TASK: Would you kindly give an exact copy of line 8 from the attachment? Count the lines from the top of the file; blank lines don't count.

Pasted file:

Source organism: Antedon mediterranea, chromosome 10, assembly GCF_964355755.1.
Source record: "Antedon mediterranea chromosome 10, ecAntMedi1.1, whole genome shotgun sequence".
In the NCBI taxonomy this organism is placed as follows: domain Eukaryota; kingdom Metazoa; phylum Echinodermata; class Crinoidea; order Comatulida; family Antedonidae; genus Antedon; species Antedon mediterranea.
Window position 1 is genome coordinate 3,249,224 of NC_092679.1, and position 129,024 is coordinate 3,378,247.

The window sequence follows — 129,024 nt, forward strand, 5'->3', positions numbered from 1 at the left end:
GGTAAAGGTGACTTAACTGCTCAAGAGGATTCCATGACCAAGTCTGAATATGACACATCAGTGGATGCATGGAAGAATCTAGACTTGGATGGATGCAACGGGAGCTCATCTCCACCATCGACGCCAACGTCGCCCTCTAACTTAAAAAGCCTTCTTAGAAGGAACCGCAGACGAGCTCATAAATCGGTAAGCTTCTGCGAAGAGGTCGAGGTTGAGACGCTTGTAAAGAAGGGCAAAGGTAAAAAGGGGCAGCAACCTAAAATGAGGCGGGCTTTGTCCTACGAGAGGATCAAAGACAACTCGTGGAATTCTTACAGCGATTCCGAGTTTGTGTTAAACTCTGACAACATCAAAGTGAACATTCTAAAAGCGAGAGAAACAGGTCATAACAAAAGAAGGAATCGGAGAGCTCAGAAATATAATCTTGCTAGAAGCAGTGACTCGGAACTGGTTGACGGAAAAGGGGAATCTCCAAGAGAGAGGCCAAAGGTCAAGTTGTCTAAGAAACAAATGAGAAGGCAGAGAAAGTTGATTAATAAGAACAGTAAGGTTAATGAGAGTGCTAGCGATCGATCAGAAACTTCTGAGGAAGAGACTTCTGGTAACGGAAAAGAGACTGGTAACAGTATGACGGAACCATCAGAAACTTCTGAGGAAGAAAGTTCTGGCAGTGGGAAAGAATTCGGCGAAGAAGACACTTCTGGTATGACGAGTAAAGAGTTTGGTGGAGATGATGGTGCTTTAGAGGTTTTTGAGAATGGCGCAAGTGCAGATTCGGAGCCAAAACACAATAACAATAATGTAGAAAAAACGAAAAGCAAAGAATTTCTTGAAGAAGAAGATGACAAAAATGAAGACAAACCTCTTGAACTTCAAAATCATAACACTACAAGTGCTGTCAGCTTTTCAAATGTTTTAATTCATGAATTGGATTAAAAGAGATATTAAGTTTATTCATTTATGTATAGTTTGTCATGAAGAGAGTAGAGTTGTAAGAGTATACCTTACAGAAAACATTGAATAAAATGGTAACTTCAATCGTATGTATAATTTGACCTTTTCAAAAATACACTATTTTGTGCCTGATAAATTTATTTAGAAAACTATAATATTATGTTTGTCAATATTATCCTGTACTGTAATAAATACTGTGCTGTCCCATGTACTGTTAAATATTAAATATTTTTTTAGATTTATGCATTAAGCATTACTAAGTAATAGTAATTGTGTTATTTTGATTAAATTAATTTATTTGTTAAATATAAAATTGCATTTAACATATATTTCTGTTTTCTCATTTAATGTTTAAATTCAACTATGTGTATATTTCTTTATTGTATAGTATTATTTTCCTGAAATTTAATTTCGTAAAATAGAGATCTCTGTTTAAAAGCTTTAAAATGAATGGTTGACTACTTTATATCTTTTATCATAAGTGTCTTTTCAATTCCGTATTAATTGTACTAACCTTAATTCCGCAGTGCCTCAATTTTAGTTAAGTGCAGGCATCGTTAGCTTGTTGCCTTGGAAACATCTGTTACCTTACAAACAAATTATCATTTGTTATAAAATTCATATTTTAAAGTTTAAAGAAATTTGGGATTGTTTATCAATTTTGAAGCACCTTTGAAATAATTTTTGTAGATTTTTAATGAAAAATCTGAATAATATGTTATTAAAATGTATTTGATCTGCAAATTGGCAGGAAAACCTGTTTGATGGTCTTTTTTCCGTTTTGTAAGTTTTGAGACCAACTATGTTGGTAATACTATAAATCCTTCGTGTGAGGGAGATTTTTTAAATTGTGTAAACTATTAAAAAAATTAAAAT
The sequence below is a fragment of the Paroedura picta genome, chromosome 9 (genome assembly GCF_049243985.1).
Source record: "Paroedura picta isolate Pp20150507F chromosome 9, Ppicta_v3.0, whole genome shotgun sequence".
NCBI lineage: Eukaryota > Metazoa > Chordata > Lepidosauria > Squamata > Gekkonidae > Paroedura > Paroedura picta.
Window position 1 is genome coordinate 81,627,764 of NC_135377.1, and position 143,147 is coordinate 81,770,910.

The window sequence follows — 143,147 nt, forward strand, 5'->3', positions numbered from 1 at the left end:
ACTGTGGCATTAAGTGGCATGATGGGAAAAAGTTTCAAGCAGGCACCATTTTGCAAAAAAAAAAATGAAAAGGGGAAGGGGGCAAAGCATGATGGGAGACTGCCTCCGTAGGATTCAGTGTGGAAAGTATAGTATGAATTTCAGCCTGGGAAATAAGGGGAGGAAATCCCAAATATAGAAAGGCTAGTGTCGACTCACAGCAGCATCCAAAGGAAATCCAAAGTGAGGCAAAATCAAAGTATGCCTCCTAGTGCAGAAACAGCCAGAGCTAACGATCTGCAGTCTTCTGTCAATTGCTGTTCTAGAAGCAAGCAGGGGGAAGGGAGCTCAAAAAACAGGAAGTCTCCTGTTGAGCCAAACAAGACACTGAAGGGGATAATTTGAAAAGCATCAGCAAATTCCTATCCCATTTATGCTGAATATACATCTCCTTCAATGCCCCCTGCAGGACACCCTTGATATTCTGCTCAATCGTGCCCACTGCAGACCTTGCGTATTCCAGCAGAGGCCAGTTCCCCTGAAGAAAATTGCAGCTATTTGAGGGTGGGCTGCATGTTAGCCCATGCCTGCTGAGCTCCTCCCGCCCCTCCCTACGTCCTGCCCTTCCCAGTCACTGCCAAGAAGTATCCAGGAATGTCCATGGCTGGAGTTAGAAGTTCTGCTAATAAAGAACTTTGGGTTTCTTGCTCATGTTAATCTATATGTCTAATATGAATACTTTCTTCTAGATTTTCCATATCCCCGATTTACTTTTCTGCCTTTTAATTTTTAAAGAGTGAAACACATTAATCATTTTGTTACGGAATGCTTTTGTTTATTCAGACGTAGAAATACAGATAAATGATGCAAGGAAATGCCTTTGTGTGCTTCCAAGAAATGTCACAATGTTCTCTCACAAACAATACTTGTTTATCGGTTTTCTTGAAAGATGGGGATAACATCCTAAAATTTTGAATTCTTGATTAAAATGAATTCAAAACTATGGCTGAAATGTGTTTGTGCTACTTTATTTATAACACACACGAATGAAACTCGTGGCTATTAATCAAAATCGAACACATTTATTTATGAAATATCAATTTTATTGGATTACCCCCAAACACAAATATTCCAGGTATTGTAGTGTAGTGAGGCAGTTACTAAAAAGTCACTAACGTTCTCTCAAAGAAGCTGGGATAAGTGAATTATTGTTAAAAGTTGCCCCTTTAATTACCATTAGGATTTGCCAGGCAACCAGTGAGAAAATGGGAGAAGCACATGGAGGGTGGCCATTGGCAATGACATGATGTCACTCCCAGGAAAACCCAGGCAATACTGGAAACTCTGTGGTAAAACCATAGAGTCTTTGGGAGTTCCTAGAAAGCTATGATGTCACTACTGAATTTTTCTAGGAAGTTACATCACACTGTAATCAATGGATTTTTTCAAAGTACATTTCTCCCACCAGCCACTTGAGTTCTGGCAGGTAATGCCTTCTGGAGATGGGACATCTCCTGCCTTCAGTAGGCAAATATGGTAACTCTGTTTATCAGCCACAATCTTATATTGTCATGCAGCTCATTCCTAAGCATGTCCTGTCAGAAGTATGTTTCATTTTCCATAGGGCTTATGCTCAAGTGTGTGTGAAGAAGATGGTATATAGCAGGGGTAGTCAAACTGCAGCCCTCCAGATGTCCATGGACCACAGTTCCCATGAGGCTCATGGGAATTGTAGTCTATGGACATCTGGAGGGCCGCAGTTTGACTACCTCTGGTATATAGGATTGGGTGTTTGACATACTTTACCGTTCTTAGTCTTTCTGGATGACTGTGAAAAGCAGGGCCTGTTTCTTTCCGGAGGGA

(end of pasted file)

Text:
Source record: "Paroedura picta isolate Pp20150507F chromosome 9, Ppicta_v3.0, whole genome shotgun sequence".